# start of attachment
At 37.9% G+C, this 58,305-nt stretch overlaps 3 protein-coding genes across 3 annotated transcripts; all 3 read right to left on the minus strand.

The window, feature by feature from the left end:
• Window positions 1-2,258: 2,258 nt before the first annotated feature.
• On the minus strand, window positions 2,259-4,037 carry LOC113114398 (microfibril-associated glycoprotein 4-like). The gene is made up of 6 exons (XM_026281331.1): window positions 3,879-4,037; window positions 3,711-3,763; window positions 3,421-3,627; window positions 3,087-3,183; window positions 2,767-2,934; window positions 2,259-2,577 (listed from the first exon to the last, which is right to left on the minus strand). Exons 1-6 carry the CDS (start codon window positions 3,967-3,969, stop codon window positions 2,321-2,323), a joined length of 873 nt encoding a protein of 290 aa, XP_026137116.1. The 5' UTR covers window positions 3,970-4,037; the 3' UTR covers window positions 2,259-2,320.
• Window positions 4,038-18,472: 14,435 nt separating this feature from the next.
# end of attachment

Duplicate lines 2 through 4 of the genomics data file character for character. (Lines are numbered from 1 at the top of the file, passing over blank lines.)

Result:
The window, feature by feature from the left end:
• Window positions 1-2,258: 2,258 nt before the first annotated feature.
• On the minus strand, window positions 2,259-4,037 carry LOC113114398 (microfibril-associated glycoprotein 4-like). The gene is made up of 6 exons (XM_026281331.1): window positions 3,879-4,037; window positions 3,711-3,763; window positions 3,421-3,627; window positions 3,087-3,183; window positions 2,767-2,934; window positions 2,259-2,577 (listed from the first exon to the last, which is right to left on the minus strand). Exons 1-6 carry the CDS (start codon window positions 3,967-3,969, stop codon window positions 2,321-2,323), a joined length of 873 nt encoding a protein of 290 aa, XP_026137116.1. The 5' UTR covers window positions 3,970-4,037; the 3' UTR covers window positions 2,259-2,320.